For almost ten years, Daniel Son has worked to help make the metropolitan Washington region’s transportation system more environmentally efficient and sustainable. As a Transportation Engineer at COG, Son analyzes air quality and vehicle emissions data to help local leaders plan for the region’s transportation future.
As a graduate of Texas A&M University with a Master’s degree in Engineering and a former PhD research assistant at the University of Virginia, Son applies his analytical skills to forecast future trends and help area officials and planners better understand the impact of transportation projects on vehicle emissions and air quality.
“I enjoy being able to use my technical expertise to help the region,” said Son. “On-road mobile emissions are one of the major sources of air pollution, which is why it is important for agencies to track emissions as part of their transportation planning process.”
In the Department of Transportation Planning at COG, Son’s work helps inform regional leaders on the Transportation Planning Board (TPB). Below are some highlights of his recent work:
Son analyzes transportation projects to see if they meet air quality standards
Working with staff in COG’s Department of Environmental Programs, Son collects data and analyzes transportation projects approved by the TPB to see if they meet air quality standards.
The analysis is the first step for the projects to become part of the region’s long-range transportation plan, Visualize 2045. For this year’s plan, Son is studying transportation projects – such as adding toll lanes to I-495 and I-270 in Maryland, expanding Bus Rapid Transit in Montgomery County, widening US 15 in Virginia, increasing Metrorail capacity, and expanding the bike lane network in the District of Columbia – to ensure any future vehicle emissions remain below approved limits.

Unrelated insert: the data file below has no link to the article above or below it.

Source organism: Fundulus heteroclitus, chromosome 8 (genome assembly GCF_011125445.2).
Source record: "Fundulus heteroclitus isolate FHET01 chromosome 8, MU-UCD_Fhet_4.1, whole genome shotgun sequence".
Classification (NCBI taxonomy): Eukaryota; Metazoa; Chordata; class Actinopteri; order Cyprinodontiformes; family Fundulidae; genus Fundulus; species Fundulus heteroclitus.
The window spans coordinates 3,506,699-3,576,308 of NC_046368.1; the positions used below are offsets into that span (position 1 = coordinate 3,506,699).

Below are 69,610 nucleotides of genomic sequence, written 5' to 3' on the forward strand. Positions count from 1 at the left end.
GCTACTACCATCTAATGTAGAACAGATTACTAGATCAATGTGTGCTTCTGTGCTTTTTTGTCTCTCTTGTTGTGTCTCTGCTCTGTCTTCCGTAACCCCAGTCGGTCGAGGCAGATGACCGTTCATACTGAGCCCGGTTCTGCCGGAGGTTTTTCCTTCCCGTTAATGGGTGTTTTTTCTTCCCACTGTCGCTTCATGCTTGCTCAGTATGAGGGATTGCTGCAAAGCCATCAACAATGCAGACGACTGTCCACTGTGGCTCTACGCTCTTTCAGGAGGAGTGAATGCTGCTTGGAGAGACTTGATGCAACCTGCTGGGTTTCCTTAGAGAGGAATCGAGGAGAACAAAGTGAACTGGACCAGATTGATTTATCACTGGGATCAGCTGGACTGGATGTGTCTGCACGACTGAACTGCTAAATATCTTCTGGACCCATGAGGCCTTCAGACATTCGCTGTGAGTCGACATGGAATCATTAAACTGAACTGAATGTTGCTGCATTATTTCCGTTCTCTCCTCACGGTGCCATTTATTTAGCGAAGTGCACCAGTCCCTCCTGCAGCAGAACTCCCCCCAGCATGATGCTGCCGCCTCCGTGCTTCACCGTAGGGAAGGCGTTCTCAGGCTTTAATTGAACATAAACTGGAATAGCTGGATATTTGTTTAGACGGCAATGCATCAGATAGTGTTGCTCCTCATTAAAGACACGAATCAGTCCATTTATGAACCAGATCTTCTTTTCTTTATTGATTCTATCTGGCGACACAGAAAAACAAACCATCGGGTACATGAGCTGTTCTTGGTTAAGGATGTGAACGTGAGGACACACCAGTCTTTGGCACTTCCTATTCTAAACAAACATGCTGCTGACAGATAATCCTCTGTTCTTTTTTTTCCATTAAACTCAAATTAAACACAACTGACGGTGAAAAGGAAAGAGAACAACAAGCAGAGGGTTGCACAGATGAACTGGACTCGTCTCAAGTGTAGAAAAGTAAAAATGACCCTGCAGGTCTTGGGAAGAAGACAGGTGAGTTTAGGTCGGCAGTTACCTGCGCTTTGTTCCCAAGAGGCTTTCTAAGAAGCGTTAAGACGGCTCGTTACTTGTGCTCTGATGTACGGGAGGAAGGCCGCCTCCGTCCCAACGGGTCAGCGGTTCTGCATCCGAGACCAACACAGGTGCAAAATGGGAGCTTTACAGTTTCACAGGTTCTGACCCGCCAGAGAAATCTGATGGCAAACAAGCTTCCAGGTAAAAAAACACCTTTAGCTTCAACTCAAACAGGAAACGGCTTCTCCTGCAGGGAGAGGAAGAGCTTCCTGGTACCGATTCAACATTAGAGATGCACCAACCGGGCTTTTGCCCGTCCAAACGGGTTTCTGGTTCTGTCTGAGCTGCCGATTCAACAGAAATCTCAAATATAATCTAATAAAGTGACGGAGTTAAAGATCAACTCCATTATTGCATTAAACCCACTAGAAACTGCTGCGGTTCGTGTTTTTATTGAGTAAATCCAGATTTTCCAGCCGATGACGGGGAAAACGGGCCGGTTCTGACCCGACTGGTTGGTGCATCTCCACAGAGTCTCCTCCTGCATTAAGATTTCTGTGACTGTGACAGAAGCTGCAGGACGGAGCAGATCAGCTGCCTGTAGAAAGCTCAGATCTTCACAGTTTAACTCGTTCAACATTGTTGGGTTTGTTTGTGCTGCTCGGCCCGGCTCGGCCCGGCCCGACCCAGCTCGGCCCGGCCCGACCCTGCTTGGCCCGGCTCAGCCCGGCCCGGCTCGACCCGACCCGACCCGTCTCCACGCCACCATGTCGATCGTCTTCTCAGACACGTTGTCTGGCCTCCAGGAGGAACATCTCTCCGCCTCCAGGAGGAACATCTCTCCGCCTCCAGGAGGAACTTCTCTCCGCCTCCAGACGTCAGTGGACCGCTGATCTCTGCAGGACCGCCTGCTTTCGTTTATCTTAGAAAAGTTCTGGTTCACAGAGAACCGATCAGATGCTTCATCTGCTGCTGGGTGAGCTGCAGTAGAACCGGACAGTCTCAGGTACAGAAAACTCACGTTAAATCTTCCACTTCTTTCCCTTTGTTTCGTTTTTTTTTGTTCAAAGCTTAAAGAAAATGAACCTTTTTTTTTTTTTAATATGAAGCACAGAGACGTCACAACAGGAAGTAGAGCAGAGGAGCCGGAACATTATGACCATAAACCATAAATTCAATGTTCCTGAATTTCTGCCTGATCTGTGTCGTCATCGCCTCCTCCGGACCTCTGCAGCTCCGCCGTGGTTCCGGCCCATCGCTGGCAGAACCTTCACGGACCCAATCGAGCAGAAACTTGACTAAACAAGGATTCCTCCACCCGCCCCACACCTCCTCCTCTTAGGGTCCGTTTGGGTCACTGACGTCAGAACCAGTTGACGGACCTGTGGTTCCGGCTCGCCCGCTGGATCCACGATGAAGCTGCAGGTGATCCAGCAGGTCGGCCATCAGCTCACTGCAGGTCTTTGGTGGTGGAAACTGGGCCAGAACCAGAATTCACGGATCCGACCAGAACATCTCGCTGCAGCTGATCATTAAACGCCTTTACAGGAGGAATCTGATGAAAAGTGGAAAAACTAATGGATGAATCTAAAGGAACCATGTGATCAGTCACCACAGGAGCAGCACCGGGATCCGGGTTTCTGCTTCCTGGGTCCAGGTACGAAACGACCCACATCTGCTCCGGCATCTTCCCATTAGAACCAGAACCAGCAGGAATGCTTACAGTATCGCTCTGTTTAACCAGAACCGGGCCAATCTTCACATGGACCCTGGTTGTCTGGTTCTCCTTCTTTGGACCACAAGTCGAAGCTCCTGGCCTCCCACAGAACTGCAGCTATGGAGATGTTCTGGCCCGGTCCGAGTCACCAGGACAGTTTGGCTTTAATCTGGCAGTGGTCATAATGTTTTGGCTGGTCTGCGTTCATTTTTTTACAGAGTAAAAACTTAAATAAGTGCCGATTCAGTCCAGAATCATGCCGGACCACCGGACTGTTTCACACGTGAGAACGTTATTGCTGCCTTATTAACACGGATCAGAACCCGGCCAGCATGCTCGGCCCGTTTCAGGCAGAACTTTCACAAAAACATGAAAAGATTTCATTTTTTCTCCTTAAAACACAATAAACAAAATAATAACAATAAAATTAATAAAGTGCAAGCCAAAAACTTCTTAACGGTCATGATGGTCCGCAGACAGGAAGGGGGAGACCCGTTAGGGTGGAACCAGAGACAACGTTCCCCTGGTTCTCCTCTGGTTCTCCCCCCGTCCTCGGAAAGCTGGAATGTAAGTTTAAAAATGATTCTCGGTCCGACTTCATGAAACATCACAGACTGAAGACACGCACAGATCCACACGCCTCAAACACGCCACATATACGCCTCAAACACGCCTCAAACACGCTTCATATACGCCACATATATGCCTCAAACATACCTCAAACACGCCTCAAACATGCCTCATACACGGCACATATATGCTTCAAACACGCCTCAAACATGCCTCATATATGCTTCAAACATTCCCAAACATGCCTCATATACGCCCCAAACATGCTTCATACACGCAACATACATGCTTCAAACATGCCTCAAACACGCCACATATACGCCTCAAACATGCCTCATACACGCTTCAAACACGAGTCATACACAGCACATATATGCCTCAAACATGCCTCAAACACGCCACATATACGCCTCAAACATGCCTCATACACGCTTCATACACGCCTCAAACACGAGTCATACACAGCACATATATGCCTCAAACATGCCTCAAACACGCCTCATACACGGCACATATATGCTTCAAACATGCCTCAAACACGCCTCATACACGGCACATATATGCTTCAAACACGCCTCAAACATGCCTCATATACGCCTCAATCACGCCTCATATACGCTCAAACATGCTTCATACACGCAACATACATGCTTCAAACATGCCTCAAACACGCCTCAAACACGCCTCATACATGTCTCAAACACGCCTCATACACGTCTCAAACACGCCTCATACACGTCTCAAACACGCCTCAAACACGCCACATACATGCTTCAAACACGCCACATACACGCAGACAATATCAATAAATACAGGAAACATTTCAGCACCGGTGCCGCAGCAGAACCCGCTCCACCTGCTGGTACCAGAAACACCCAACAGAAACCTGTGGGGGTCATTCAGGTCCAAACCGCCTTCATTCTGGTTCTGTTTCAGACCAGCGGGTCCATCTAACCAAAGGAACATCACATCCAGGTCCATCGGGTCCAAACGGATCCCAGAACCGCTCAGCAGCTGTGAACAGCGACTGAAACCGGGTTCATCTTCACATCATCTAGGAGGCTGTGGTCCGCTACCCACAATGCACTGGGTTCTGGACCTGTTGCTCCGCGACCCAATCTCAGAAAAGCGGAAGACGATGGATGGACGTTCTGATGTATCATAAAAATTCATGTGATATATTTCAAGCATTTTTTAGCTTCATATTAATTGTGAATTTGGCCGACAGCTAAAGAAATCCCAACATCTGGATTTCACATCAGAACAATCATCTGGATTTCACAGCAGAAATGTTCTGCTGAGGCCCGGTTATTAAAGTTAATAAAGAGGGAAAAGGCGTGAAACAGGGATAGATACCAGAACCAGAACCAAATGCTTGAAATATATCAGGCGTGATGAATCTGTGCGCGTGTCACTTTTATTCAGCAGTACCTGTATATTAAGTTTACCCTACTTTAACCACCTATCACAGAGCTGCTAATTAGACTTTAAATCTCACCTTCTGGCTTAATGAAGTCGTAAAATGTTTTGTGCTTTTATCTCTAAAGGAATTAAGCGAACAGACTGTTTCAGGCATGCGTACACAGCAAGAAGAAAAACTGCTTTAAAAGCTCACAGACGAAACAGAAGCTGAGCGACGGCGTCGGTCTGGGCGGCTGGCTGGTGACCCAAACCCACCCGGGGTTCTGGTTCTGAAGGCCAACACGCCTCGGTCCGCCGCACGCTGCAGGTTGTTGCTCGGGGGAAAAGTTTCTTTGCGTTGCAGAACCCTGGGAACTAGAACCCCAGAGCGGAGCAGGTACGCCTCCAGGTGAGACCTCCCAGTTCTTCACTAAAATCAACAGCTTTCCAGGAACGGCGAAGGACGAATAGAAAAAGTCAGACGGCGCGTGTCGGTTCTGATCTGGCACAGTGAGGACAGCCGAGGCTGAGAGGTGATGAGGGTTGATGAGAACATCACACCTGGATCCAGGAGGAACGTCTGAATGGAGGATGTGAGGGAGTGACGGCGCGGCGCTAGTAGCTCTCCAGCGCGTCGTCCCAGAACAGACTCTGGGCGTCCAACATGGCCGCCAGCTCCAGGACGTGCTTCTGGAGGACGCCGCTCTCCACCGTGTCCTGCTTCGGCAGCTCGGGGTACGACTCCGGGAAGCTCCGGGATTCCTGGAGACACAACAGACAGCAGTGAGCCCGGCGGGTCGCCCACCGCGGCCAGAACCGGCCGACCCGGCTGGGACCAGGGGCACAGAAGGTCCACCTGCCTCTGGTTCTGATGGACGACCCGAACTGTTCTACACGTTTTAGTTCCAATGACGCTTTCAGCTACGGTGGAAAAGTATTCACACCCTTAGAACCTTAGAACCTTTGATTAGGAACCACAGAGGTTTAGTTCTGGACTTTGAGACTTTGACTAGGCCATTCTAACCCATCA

After the analysis is complete, the TPB will review the results and vote to include the transportation projects in Visualize 2045.
He studied vehicle registration data to understand how different types of vehicles may impact emissions levels
Every few years, Son and his team compile information for registered vehicles from the District of Columbia, Maryland, and Virginia Department of Motor Vehicles to analyze the characteristics of cars, trucks, and buses in the region. From the data, Son looks at trends in vehicle age, composition, and fuel source, which helps planners understand how these vehicles may affect the region’s air quality.
For example, the recent TPB analysis found that there are more newer vehicles and electric vehicles on the region’s roads, which may produce less emissions than older or non-alternative fuel vehicles.
Reflecting on his work, Son says, “Measuring mobile emissions is like performing in a symphony orchestra. It takes inputs from a lot of different sources like the players playing different instruments, and needs to come together for the results to make sense, or to create a harmonious sound.”